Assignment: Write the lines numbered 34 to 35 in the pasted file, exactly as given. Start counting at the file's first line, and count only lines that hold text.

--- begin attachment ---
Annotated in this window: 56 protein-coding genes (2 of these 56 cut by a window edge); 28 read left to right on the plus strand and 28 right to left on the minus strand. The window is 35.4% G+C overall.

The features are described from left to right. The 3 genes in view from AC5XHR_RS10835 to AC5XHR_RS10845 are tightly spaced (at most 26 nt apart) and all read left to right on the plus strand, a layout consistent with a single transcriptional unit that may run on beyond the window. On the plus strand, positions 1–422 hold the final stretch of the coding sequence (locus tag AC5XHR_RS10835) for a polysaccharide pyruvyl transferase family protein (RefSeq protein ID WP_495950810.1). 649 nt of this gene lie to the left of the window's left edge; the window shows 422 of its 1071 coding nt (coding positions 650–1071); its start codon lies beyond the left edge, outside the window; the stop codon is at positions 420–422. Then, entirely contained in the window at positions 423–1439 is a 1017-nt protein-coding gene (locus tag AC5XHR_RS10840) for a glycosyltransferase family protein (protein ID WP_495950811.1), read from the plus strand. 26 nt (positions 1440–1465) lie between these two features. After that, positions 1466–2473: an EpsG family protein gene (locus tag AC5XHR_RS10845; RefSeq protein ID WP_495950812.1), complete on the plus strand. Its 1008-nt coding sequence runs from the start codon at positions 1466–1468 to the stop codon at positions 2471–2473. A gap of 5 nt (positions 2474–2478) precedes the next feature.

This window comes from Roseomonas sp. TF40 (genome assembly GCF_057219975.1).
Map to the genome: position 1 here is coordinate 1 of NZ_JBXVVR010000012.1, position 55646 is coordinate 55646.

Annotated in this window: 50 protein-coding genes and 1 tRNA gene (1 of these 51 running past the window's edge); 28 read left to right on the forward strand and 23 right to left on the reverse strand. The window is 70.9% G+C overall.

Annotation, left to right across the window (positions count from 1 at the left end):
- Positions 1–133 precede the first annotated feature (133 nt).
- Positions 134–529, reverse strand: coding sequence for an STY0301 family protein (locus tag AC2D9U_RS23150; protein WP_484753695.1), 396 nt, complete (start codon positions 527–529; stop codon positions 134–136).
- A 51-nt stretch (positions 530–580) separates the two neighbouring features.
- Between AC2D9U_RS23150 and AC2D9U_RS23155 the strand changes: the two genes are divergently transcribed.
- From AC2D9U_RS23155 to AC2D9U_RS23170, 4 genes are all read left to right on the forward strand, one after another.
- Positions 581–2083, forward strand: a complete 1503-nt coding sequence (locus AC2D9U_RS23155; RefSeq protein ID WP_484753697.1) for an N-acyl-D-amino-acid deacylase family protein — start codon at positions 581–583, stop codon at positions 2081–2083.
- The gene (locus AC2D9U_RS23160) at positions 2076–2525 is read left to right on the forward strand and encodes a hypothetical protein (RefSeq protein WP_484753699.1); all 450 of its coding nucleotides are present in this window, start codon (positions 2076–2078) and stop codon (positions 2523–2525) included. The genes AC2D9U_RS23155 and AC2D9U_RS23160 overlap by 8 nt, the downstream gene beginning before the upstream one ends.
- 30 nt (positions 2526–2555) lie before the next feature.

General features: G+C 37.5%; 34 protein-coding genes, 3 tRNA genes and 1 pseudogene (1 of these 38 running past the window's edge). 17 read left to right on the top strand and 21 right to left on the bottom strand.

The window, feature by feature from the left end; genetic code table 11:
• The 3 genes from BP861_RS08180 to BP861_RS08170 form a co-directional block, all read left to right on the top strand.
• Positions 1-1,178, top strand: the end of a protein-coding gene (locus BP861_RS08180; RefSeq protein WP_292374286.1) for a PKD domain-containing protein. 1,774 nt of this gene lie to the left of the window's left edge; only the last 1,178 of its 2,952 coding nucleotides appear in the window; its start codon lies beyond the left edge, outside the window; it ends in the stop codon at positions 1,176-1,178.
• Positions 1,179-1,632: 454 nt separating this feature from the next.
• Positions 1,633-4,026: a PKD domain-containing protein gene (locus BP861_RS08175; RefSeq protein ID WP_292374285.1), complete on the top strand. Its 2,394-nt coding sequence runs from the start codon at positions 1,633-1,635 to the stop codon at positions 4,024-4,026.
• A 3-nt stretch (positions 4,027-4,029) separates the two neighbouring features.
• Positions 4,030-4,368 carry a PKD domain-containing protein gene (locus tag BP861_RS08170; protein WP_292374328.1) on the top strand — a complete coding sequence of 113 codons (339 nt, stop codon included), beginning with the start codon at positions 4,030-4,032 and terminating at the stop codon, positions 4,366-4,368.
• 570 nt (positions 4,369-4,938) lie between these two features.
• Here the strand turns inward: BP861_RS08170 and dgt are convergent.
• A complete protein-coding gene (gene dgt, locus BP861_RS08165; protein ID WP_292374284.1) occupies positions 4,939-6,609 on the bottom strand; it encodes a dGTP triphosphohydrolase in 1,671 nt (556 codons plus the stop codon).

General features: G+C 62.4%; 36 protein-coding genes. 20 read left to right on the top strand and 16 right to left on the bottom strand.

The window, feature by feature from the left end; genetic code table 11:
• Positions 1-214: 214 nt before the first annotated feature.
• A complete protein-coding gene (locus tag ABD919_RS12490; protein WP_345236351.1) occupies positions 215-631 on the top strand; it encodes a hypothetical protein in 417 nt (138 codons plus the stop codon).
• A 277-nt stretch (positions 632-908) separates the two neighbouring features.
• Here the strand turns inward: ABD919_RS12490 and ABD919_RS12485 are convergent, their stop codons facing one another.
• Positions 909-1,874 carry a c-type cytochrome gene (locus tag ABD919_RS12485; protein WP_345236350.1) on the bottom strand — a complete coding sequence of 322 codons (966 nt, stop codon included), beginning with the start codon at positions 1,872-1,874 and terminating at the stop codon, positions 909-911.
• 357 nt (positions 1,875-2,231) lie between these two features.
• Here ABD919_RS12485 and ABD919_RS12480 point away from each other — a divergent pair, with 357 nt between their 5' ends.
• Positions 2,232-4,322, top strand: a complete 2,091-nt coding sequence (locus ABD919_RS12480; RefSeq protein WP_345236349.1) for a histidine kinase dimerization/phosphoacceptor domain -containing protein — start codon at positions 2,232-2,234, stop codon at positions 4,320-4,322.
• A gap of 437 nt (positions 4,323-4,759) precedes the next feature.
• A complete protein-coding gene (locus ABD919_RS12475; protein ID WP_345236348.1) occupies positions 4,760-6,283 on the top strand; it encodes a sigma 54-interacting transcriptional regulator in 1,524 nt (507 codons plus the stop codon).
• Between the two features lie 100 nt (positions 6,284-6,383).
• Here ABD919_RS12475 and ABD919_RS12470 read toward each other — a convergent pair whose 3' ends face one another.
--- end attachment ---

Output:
• Here ABD919_RS12485 and ABD919_RS12480 point away from each other — a divergent pair, with 357 nt between their 5' ends.
• Positions 2,232-4,322, top strand: a complete 2,091-nt coding sequence (locus ABD919_RS12480; RefSeq protein WP_345236349.1) for a histidine kinase dimerization/phosphoacceptor domain -containing protein — start codon at positions 2,232-2,234, stop codon at positions 4,320-4,322.